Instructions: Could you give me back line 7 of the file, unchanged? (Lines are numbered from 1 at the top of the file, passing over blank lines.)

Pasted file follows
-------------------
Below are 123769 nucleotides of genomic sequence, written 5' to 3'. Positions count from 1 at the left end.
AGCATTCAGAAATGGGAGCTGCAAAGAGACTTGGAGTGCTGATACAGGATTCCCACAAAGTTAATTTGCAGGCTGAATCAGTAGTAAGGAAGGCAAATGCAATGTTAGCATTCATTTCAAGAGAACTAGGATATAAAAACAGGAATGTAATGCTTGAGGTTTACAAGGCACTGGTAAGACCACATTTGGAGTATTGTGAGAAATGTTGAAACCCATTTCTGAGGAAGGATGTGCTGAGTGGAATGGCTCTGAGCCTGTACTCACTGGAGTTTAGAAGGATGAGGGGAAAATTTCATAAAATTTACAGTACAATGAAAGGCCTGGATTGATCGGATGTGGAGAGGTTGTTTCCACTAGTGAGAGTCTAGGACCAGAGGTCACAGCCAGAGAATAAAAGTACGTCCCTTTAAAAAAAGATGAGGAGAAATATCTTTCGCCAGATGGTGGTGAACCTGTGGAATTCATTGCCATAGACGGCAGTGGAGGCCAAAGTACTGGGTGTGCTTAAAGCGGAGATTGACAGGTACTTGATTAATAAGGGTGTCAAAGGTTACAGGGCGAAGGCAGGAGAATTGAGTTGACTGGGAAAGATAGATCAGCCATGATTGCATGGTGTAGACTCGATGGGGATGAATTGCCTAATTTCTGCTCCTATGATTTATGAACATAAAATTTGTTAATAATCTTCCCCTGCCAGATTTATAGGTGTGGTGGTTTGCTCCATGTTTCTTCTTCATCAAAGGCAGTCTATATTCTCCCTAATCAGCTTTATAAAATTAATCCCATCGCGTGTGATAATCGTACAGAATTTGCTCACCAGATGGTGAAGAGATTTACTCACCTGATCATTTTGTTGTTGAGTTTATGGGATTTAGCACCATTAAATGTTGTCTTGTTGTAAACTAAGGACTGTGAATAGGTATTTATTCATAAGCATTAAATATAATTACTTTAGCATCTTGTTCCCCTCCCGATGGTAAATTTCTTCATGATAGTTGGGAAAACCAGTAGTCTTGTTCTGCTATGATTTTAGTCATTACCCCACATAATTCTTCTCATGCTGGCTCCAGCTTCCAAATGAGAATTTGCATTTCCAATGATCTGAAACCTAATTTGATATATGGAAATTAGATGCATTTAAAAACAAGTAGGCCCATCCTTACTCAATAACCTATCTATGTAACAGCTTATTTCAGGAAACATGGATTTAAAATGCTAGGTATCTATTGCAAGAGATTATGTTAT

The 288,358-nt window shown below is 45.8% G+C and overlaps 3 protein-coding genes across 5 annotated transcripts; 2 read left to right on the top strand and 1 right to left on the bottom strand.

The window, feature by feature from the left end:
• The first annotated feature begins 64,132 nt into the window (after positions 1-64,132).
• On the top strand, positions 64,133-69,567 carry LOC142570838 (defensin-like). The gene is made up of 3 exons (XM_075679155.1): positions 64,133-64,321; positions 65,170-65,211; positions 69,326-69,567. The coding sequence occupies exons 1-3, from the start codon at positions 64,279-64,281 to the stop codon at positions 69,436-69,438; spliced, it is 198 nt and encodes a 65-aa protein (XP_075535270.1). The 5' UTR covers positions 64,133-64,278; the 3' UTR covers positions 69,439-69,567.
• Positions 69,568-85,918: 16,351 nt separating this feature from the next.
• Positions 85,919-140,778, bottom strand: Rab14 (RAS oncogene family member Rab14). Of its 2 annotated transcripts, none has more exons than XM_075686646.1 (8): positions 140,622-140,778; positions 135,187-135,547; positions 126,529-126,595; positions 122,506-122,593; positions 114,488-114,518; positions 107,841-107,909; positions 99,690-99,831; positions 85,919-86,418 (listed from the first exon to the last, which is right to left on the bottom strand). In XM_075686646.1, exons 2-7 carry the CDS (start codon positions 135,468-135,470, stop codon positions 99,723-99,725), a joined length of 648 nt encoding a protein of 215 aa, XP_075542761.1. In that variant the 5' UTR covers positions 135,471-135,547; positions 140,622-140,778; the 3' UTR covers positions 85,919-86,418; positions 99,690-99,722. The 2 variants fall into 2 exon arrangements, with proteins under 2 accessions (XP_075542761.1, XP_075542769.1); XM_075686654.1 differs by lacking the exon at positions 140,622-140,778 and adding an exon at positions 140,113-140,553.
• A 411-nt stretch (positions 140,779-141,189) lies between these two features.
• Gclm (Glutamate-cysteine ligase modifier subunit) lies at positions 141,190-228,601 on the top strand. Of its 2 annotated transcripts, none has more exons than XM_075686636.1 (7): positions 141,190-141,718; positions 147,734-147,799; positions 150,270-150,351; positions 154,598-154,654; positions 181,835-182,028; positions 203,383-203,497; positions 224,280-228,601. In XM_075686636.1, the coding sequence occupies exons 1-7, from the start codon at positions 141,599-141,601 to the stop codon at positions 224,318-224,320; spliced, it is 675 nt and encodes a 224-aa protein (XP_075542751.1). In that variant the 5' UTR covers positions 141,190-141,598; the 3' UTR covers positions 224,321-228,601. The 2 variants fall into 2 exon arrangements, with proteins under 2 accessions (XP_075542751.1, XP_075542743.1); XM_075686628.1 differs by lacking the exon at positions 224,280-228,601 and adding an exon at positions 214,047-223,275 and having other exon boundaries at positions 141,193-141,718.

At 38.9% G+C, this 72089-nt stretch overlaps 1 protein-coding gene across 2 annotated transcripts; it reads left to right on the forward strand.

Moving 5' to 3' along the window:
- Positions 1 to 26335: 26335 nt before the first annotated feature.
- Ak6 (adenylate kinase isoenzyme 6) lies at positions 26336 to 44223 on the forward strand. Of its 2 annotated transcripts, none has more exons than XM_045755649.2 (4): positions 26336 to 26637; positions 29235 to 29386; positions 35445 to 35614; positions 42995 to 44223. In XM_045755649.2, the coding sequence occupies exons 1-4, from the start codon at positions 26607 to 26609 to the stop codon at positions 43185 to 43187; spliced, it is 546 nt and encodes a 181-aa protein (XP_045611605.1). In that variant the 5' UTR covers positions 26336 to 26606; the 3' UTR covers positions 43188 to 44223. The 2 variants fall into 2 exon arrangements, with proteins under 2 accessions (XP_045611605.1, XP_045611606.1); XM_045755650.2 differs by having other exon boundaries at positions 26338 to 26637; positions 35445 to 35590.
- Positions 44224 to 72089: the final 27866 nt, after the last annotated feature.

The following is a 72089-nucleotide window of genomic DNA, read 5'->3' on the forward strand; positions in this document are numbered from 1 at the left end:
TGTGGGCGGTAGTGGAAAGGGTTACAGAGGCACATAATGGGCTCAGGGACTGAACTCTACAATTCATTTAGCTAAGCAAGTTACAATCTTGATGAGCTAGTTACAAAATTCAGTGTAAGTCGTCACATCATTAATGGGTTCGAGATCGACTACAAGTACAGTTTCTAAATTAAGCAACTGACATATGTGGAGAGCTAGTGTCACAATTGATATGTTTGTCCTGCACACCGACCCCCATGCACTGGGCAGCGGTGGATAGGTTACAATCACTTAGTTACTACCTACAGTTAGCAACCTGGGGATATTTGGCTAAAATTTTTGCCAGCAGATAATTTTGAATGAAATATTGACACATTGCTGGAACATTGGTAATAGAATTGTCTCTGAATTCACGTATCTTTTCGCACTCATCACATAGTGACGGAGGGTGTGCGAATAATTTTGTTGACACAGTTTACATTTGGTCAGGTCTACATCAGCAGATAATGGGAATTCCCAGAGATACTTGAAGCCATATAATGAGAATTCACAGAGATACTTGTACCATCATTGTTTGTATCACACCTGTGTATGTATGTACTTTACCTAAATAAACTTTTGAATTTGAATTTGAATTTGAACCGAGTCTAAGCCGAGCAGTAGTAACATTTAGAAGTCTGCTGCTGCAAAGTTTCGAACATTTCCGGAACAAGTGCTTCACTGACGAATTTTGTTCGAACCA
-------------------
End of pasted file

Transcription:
• Positions 69,568-85,918: 16,351 nt separating this feature from the next.